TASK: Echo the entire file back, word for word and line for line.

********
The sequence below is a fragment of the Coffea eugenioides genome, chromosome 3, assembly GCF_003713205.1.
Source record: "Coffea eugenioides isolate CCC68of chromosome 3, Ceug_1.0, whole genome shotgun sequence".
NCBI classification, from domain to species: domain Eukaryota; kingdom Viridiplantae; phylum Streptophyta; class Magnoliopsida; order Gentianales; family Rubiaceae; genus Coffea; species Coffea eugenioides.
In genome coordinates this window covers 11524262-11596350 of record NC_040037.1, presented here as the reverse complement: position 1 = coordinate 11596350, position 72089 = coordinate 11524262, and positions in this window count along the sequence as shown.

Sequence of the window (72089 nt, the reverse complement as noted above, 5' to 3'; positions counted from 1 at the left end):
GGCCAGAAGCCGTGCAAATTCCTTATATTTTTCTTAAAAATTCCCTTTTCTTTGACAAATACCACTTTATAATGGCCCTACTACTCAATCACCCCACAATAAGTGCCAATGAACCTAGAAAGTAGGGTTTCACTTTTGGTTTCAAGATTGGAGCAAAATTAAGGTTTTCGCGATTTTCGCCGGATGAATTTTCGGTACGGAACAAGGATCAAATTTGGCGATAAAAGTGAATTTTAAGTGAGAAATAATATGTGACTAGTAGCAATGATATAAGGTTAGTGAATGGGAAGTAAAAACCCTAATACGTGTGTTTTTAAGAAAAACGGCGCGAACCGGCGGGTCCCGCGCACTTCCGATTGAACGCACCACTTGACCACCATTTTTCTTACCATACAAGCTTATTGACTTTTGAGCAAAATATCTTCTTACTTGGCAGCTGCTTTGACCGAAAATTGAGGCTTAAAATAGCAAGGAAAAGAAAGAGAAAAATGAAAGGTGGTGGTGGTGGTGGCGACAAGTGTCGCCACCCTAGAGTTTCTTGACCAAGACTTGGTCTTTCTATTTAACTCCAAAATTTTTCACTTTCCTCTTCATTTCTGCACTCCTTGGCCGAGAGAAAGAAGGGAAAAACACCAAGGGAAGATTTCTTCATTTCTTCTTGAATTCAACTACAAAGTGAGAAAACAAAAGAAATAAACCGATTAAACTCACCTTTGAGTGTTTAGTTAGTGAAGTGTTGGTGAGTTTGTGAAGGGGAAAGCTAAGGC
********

The sequence below is a fragment of the Coffea eugenioides genome, chromosome 3, assembly GCF_003713205.1.
Source record: "Coffea eugenioides isolate CCC68of chromosome 3, Ceug_1.0, whole genome shotgun sequence".
NCBI classification, from domain to species: domain Eukaryota; kingdom Viridiplantae; phylum Streptophyta; class Magnoliopsida; order Gentianales; family Rubiaceae; genus Coffea; species Coffea eugenioides.
In genome coordinates this window covers 11524262-11596350 of record NC_040037.1, presented here as the reverse complement: position 1 = coordinate 11596350, position 72089 = coordinate 11524262, and positions in this window count along the sequence as shown.

Sequence of the window (72089 nt, the reverse complement as noted above, 5' to 3'; positions counted from 1 at the left end):
GGCCAGAAGCCGTGCAAATTCCTTATATTTTTCTTAAAAATTCCCTTTTCTTTGACAAATACCACTTTATAATGGCCCTACTACTCAATCACCCCACAATAAGTGCCAATGAACCTAGAAAGTAGGGTTTCACTTTTGGTTTCAAGATTGGAGCAAAATTAAGGTTTTCGCGATTTTCGCCGGATGAATTTTCGGTACGGAACAAGGATCAAATTTGGCGATAAAAGTGAATTTTAAGTGAGAAATAATATGTGACTAGTAGCAATGATATAAGGTTAGTGAATGGGAAGTAAAAACCCTAATACGTGTGTTTTTAAGAAAAACGGCGCGAACCGGCGGGTCCCGCGCACTTCCGATTGAACGCACCACTTGACCACCATTTTTCTTACCATACAAGCTTATTGACTTTTGAGCAAAATATCTTCTTACTTGGCAGCTGCTTTGACCGAAAATTGAGGCTTAAAATAGCAAGGAAAAGAAAGAGAAAAATGAAAGGTGGTGGTGGTGGTGGCGACAAGTGTCGCCACCCTAGAGTTTCTTGACCAAGACTTGGTCTTTCTATTTAACTCCAAAATTTTTCACTTTCCTCTTCATTTCTGCACTCCTTGGCCGAGAGAAAGAAGGGAAAAACACCAAGGGAAGATTTCTTCATTTCTTCTTGAATTCAACTACAAAGTGAGAAAACAAAAGAAATAAACCGATTAAACTCACCTTTGAGTGTTTAGTTAGTGAAGTGTTGGTGAGTTTGTGAAGGGGAAAGCTAAGGC